When purchasing things on the internet, it is often unclear or impossible to know where the merchant is processing the transaction. That's the problem here. For example, where does Zenni Optical process its transactions? Glasses from them are manufactured in China - so it's very likely the transactions are processed in China, even though they're made in US dolars.
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Cajun Trollop
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#4
Those fees are why i stitched to a Capital One Venture card. I had a BoA card for 11 yrs, and had excellent credit. When i asked if i could simply switch to their no feed card, I was told i would have to reapply and it would show me as a brand new card holder. For that, I switched to a better interest rate and a higher limit, plus better rewards.
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Joined Aug 2005
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#5
Quote from Ms.arteest
:
Those fees are why i stitched to a Capital One Venture card. I had a BoA card for 11 yrs, and had excellent credit. When i asked if i could simply switch to their no feed card, I was told i would have to reapply and it would show me as a brand new card holder. For that, I switched to a better interest rate and a higher limit, plus better rewards.
Were you too chicken to ask for a supervisor?
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#6
Quote from lazzlazz
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Yes, I understand that. (But it others may benefit from that advice, so it is valuable to them.) You missed the point, however,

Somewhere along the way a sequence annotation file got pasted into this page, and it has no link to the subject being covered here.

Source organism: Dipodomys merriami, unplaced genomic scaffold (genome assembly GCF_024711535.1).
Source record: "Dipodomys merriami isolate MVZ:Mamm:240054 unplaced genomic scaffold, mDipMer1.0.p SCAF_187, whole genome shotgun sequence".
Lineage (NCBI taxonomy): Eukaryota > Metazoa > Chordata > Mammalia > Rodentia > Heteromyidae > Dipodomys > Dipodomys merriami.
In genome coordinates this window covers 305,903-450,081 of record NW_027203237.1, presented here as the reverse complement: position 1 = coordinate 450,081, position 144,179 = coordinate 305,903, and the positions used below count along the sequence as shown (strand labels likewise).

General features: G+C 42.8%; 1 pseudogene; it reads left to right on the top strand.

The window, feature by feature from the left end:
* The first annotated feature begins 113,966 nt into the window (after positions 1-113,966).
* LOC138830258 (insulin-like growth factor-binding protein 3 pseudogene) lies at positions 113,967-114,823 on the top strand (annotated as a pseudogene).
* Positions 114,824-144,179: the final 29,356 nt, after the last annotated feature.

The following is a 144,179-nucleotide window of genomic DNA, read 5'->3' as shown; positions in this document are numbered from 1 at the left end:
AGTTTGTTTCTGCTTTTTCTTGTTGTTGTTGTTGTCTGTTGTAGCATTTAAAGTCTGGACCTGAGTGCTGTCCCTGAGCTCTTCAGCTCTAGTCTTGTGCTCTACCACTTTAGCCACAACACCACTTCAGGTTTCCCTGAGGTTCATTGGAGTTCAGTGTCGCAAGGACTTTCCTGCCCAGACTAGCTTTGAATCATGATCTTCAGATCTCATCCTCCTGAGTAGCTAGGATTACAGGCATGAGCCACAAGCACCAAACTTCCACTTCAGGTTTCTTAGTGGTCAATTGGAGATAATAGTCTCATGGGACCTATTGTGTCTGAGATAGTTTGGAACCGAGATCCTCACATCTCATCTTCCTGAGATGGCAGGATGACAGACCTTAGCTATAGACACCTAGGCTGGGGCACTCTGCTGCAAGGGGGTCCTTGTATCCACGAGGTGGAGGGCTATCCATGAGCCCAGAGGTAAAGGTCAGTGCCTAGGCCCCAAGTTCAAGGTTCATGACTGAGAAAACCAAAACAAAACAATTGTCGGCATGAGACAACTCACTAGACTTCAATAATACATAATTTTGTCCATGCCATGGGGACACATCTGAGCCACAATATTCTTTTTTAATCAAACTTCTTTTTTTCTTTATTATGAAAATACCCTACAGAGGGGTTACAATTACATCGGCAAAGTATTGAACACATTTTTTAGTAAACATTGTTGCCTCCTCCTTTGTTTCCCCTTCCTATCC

My point, was that it may not be clear (or impossible to determine) that an internet merchant is processing the transaction in a foreign country, in US dollars. Bank of America is now charging foreign transaction fees for purchases made in US dollars, if the merchant processes the transaction in a foreign country.

When purchasing things on the internet, it is often unclear or impossible to know where the merchant is processing the transaction. That's the problem here. For example, where does Zenni Optical process its transactions? Glasses from them are manufactured in China - so it's very likely the transactions are processed in China, even though they're made in US dolars.
Thank you for pointing this out. I made a small online purchase the other day and was surprised to immediately get an e-mail alert from BofA saying I will be charged a foreign transaction fee. I had no reason to think that this company was international. The fee seems to be 3%, which for me is offset by my 3+% BofA bonus rewards for online shopping. But I agree that it's still annoying that there's basically no way to know until once you've made the purchase that this fee will be charged.
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#7
Quote from emelvee
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Were you too chicken to ask for a supervisor?
You missed the whole point: Capital One is one of the best CC for travel; it has no foreign transaction fees, good rewards, and no annual fee.
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#8
I think the take here is to choose a CC with no foreign transaction fees.